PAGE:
Christmas without Grandma: Eating my Way through Grief

This year was the second Christmas without Grandma. I didn’t fall apart like last year, when we decorated the tree. I didn’t get all sniffly when I prepared the lefse and rommegröt. I didn’t feel particularly glum when I cooked Grandma’s Swedish meatballs.

But I ate. A lot.

Even so, I did not go off the Weight Watchers plan. I just lucked out because I started the program back in October on a Tuesday, so my week ends on Monday night. Christmas Eve was Monday night, and, as always, I had barely eated into my 35 extra points for that week. So enjoying a second helping of meatballs, multiple lefse, and rommegröt, a handful (only one!) of M & Ms and a glass of wine, only put me 18 points down out of my 35. Then the week “ended.”

Christmas Day I got 35 more points. Yippee! I used up 16 of my 35 for the week on Christma Day and night. The day after Christmas there was still lefse calling to me, but I only used 6 of the 35. You see, the feasting was abating. 🙂 Of course, that leaves me little room for New Years Eve (which will fall on the last day of this “week”), but that holiday isn’t very important to me, and I’m not a big drinker, so I think I’ll make it through without going outside my points total.

The last time I did Weight Watchers, I was so “good” during the holidays, only eating minimally of high points foods. And I felt horribly deprived. Ugh. That approach was clearly not sustainable. I’m looking for a different path. Eat basically what I want on select days of the year when food matters to me, and then work doubly hard to lose what I gain right away instead of letting the weight creep up.

Truth be told, I needed to eat through my grief this year. The food of Christmas spells comfort to me, it stirs memories of unconditional love and vast quantities of assurance and hope. I miss Grandma, and eating “her food” with near abandon, helped me to feel her near me again.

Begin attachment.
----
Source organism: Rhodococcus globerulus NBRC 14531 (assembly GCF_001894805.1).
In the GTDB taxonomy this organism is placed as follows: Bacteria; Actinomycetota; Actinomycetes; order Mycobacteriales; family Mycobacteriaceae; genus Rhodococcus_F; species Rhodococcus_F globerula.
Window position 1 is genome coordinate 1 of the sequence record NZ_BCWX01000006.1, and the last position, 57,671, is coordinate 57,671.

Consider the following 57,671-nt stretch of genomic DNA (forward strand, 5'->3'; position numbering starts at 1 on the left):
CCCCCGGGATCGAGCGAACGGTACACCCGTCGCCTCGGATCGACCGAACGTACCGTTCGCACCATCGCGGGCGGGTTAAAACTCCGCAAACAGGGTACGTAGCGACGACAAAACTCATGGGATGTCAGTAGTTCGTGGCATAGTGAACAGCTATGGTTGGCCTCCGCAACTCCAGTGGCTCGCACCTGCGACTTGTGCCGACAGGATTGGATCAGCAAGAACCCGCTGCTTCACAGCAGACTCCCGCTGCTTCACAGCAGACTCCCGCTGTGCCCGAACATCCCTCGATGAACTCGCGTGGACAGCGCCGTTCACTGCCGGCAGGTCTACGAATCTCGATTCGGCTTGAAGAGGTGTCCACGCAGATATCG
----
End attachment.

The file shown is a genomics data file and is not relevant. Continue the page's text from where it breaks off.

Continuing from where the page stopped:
What I did do “right” was NOT eat filler stuff that I normally would consume just because it was in front of me. I ate the things I really loved, and I stopped when I was full. But when I got a little hungry again, I ate more of the good stuff instead of counting and waiting and apportioning my pleasure to small doses per day.

Now, one of the down sides to having a week that starts on Tuesday is that my regular Weight Watchers meeting time is on Tuesdays and thus is cancelled for two weeks because of Christmas and New Years. I coud go to some other meeting, but I am pretty busy getting ready for my Peru trip and doing holiday things, and I prefer to stick with the group leader and members I know. So I’ve decided that I’ll go and weigh in, at least, on the day before I leave for Peru, Jan. 3. That way I’ll know how my strategy worked this holiday season, and I’ll also have a way to find out what happens to my weight on the trip. (I’m curious if I’ll lose weight when not trying — merely because of the conditions we’ll be under in rural Peru.) Anyway…

Did eating help me deal with my grief? Yes.

Do I still have a problem with eating? Yes.

Do I need to get back to eating fewer points per day? Yes.

AM I doing that? Yes. Well, after I finish those last four lefse, that is….

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5 Responses

  1. Sounds to me like you managed your grief and the holiday pressure and temptations quite well. Your Grandma must have been a special lady.

    I hope you have a great time in Peru.

  2. Thanks, Pam! Nice of you to say. I feel pretty much fine about how I handled the holidays. It hasn’t been easy, but since when is life supposed to be easy?!

  3. It sounds to me also, that you did quite well. Even if you ate more than last year (or less deprived) it sounds like you were still in control.

    It’s nice that you were so close to your Grandmother and have such wonderful memories. My folks moved us to the west coast from the east coast when I was only 6, so I only knew my Grandmothers threw the telephone and letters. My children only got to meet my father’s mother once before she passed, and never met my mother’s mother at all. Now my mother lives with us, but she’s not the “warm, fuzzy” kind of Grandmother I would like for my kids. It’s a shame. She has nothing but time, yet does nothing with it.

  4. Sorry about the grammatical errors and spelling above. I must have got up too early this AM. LOL

  5. No worries about grammar!

    It is a shame when the grandparents do not choose to be all that they could be to the younger generation. Hard to understand, but clearly some folks just don’t get it. Sad.

    But your children have a loving mother who can develop her own special relationship with them, and that counts for a lot!

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